Political MoJo

Donald Rumsfeld: Genius or Hero?

| Wed Apr. 19, 2006 3:05 PM EDT

New at Mother Jones:

Art Levine tries to imagine what Donald Rumsfeld might have hoped Iraq would look like, three years after the invasion. Call it a personal fantasyland.

Michael Klare sees the Bush administration putting China in its strategic sights, and argues that containment of the country is "govern[ing] key decisions regarding the allocation of long-term resources."

And Rami G. Khouri wants to know how long the old, failed ways of thinking will persist in the Israel-Palestine conflict.

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"All options are on the table."

| Wed Apr. 19, 2006 2:44 PM EDT

Bush at his press conference yesterday:

Q Sir, when you talk about Iran, and you talk about how you have diplomatic efforts, you also say all options are on the table. Does that include the possibility of a nuclear strike? Is that something that your administration will plan for?

THE PRESIDENT: All options are on the table.As Belle Waring observes, the déja vu surrounding this latest pounding of the war drums is utterly surreal; we already have the Weekly Standard ready to lock and load all the way to Tehran, the New Republic doing the spadework to support a potential attack, a requisite Mark Steyn column, and "moderate liberals" on TV saying that no options should be off the table. (And of course, there's Joe Lieberman.) It's absurd, it's ludicrous, and it's almost tempting to laugh—surely no one would take these people seriously again, would they?—but Bush sounds quite serious. In the run-up to the invasion of Iraq he stressed that he "had no war plans on [his] desk," despite the fact that this was a lie, and, as we now know, he had war on his mind all along. It would be a grave mistake not to think the worst this time around. Nothing is too ridiculous anymore.

Fred Kaplan has a good column today asking "Why not negotiate with Iran?," something we've been saying over and over. Not clear that there are clearer heads listening to this sort of thing, though (when Bush says "all options are on the table," that may include a potential nuclear strike, but it almost certainly doesn't include face-to-face negotiations with Iran); read Billmon on this.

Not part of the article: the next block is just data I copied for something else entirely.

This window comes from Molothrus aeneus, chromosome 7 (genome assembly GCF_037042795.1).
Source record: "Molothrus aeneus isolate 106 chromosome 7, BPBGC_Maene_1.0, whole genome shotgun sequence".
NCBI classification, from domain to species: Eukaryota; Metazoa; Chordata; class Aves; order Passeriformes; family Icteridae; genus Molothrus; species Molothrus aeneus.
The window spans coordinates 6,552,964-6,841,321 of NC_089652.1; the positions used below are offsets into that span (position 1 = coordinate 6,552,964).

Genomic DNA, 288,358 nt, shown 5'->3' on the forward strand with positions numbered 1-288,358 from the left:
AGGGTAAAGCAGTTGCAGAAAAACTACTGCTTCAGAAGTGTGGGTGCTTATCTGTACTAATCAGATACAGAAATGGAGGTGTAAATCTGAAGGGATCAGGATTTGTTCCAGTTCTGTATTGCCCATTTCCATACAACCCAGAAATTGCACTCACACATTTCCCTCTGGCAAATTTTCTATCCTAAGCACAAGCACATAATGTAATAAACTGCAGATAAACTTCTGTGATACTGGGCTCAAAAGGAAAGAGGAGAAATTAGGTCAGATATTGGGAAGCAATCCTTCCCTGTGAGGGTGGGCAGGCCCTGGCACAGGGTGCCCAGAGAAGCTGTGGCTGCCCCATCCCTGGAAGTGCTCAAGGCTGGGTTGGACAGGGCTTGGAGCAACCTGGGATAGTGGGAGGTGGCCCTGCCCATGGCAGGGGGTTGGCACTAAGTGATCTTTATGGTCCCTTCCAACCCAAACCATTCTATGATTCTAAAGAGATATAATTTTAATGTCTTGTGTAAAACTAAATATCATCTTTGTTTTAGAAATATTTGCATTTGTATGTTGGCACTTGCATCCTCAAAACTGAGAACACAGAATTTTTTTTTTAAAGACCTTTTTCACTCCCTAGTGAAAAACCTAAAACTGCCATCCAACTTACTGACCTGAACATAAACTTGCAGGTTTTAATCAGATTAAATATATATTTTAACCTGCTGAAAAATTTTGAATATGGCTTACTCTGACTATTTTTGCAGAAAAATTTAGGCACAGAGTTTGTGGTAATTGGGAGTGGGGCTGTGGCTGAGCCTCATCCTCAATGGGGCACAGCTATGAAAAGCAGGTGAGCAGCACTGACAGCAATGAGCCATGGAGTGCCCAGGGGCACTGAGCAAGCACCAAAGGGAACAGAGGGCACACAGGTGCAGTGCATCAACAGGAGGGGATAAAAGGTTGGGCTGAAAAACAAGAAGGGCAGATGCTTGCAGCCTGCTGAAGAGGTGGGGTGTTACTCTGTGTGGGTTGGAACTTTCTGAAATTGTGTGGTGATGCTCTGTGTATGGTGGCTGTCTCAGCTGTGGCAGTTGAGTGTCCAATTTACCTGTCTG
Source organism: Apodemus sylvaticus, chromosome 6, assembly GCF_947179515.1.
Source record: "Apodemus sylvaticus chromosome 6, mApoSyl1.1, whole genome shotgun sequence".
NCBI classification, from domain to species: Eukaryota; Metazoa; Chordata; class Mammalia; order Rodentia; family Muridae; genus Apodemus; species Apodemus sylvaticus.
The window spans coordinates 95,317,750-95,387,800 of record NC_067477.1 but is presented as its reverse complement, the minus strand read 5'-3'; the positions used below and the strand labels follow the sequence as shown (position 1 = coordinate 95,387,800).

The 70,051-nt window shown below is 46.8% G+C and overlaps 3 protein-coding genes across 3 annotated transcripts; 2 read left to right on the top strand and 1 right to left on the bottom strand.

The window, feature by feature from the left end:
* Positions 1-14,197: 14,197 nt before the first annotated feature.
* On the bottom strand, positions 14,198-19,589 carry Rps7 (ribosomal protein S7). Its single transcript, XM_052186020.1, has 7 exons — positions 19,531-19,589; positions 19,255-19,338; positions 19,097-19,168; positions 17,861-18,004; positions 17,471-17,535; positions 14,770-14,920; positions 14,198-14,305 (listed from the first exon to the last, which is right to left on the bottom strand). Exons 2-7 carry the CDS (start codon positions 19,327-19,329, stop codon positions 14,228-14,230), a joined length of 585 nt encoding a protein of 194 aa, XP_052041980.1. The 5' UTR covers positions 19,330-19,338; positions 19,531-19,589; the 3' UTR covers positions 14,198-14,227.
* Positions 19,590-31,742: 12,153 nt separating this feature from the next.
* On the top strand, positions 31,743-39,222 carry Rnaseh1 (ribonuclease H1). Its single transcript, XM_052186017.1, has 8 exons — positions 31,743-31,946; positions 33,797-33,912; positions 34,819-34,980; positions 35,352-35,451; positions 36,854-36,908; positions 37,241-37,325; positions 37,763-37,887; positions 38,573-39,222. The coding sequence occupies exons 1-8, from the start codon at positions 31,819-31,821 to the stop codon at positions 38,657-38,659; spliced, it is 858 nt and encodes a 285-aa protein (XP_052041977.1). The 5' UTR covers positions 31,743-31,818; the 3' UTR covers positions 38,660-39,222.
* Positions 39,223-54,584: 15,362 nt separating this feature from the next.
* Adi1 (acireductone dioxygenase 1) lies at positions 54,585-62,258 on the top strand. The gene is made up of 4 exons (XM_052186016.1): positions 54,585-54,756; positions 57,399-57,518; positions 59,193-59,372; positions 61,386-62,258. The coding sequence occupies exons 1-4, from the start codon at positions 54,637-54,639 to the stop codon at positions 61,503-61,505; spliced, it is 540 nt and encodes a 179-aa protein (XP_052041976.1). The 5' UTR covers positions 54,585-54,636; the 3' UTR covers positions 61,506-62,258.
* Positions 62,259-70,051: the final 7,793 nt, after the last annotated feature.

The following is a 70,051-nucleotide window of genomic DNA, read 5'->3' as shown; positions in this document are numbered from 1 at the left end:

McCain a Pro-Choicer? Please.

| Wed Apr. 19, 2006 2:05 PM EDT

Scott Lemieux rips apart the conceit that John McCain is somehow a closet abortion rights activist who only plays a pro-lifer on TV. See, for instance, Jacob Weisberg in Slate, or Jon Chait in the New Republic. Among other things, McCain's liberal defenders want us to believe that despite a lifetime record in the Senate of voting against abortion rights—including a zero rating from NARAL in 2004—the "maverick" would somehow pull away the mask and reveal his liberal colors if he ever made it to the White House.

That's all very quaint, but come on. Look: In 2008 this country will elect a new president. Presumably sometime shortly thereafter the 86-year-old John Paul Stevens will retire from the Supreme Court. Replacing Stevens with a pro-life judge would provide the fifth vote to overturn Roe v. Wade. Do we really think that as president John McCain, a man who voted without hesitation to confirm Robert Bork, Clarence Thomas, and Samuel Alito despite serving in a pro-choice state—and a man who, as president, would be under unimaginable pressure from conservative interest groups and would need to satisfy "the base" to win re-election—would really nominate a pro-choice justice?

No, he wouldn't. Whatever McCain's "private" views might be, he will never be a pro-choicer when it counts. I can't even see the theoretical case for thinking otherwise.

U.S. Ignored Militia Warnings

| Tue Apr. 18, 2006 2:24 PM EDT

Every now and again it's tempting to become "reasonable" and imagine that the Bush administration isn't quite so insular and close-minded and impervious to common sense as it's usually portrayed to be. But then comes along an article like this telling us that, no, it's all true:

U.S. officials were warned for more than two years that Shiite Muslim militias were infiltrating Iraq's security forces and taking control of neighborhoods, but they failed to take action to counteract it, Iraqi and American officials said….

"The American politicians couldn't understand the deepness and complications of the region," said Falah al-Nakib, the interior minister from June 2004 to April 2005, who said he raised the militia problem and the growing Iranian influence in Iraq with U.S. Secretary of Defense Donald H. Rumsfeld. "They didn't take us seriously."...

Senior officials dismissed the reports as "nay-saying" and "hand-wringing," said two former senior officials in Washington who were responsible for Iraq policy through most or all of that period and one top official who remains in government.Any complaints that went against the steady drumbeat of triumphalism were waved aside. Sound familiar? (Maybe they figured the "biased" media was inflating the strength of the Badr Corps.) Granted, stopping the infiltration of Shiite militias was a difficult task in any case, but stories about senior officials ignoring steady streams of dire warnings about this or that have also become much too common to be chalked up to mere coincidence.

Will Nuclear Power Save Us?

| Mon Apr. 17, 2006 7:18 PM EDT